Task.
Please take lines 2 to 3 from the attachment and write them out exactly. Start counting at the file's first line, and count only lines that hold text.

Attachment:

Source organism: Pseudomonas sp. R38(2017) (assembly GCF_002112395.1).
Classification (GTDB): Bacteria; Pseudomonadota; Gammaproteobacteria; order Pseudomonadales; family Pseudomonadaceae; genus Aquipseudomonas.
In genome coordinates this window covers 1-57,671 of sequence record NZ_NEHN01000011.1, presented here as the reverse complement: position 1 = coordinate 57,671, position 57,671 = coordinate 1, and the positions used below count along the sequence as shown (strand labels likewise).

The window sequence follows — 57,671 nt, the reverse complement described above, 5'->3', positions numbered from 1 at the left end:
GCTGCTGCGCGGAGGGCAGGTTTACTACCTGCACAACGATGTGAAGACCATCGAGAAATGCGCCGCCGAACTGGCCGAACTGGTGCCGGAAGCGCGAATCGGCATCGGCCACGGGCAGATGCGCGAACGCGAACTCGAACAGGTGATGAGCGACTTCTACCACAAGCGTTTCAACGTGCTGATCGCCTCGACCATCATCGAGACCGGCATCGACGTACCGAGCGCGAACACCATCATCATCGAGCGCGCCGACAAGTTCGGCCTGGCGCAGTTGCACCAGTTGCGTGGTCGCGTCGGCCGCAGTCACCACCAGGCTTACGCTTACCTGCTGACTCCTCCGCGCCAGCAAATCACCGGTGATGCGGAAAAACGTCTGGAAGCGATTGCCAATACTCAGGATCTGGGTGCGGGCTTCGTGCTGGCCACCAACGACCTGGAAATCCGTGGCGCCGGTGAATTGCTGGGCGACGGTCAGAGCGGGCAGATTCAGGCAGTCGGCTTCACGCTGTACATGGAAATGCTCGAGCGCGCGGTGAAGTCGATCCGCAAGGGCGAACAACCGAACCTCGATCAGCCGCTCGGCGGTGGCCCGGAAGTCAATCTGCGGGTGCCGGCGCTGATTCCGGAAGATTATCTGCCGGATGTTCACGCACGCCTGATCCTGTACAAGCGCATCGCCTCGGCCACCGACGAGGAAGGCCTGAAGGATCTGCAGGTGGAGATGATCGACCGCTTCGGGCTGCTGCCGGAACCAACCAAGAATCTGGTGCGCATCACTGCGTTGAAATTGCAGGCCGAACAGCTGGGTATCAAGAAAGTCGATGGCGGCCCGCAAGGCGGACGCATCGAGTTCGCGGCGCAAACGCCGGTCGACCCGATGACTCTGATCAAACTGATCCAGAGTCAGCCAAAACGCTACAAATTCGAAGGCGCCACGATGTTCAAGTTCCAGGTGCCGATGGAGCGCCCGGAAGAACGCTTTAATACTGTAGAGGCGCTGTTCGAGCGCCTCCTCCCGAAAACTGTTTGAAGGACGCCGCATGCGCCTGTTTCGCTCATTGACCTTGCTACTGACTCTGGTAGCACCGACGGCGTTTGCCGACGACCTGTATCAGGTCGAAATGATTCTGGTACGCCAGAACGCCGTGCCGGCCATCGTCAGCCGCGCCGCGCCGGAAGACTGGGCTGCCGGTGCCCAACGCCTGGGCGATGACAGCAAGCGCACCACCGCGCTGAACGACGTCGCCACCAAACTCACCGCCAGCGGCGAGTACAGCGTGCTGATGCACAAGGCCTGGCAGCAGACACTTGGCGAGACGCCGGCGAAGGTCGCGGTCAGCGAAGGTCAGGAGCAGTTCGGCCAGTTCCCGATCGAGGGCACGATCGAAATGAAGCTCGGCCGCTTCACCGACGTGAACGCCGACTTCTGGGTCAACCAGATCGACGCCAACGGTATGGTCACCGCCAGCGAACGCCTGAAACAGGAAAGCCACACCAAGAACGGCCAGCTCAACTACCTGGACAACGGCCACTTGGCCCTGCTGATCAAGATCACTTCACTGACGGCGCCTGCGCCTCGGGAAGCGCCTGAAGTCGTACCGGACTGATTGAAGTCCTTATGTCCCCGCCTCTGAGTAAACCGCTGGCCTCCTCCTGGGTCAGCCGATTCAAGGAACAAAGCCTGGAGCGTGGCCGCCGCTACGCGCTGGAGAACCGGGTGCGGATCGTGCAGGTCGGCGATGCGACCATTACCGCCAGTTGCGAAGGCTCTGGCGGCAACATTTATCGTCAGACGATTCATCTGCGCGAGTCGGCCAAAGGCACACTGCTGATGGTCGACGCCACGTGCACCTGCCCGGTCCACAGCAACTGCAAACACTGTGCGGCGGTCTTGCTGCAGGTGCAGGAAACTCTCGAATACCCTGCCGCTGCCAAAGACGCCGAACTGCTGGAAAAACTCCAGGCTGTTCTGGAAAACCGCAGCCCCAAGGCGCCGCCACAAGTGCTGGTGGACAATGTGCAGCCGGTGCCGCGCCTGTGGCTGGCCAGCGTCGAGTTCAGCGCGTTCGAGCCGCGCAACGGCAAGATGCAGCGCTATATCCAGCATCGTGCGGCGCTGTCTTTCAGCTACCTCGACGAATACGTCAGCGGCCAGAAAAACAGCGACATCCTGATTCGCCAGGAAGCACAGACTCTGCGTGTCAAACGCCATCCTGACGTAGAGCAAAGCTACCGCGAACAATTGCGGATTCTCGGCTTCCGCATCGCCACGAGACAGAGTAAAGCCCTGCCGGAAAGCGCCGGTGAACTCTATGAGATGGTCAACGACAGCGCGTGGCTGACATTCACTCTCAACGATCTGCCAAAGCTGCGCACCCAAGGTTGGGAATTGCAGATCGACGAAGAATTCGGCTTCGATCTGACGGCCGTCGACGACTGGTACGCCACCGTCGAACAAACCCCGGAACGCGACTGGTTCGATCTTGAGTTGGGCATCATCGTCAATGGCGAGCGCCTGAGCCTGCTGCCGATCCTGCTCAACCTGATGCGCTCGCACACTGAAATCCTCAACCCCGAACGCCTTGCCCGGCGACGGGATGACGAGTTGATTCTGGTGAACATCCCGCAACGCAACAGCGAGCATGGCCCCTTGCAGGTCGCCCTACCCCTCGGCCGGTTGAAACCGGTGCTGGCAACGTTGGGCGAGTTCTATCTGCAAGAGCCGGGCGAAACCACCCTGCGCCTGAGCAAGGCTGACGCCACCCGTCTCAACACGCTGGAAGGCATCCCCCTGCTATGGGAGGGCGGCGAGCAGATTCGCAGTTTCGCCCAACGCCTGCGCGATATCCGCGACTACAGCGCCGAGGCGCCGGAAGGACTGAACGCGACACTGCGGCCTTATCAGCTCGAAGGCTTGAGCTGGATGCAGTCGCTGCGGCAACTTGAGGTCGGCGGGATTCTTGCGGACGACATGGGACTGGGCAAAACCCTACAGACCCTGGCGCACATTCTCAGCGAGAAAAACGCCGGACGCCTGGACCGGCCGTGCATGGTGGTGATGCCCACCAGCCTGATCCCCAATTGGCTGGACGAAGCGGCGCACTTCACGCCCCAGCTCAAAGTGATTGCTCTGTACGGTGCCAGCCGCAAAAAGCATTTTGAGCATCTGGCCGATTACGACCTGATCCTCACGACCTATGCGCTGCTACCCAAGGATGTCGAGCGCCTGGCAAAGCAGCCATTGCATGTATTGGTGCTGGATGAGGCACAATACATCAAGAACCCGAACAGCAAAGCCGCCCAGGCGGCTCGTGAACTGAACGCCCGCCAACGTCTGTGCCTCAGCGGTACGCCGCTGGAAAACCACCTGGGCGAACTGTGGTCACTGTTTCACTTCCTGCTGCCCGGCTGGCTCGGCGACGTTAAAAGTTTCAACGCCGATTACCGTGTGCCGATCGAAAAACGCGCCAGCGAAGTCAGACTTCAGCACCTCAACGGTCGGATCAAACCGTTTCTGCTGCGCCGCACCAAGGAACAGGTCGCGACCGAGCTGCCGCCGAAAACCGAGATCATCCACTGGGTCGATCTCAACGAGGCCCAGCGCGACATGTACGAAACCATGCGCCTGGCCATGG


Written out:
Classification (GTDB): Bacteria; Pseudomonadota; Gammaproteobacteria; order Pseudomonadales; family Pseudomonadaceae; genus Aquipseudomonas.
In genome coordinates this window covers 1-57,671 of sequence record NZ_NEHN01000011.1, presented here as the reverse complement: position 1 = coordinate 57,671, position 57,671 = coordinate 1, and the positions used below count along the sequence as shown (strand labels likewise).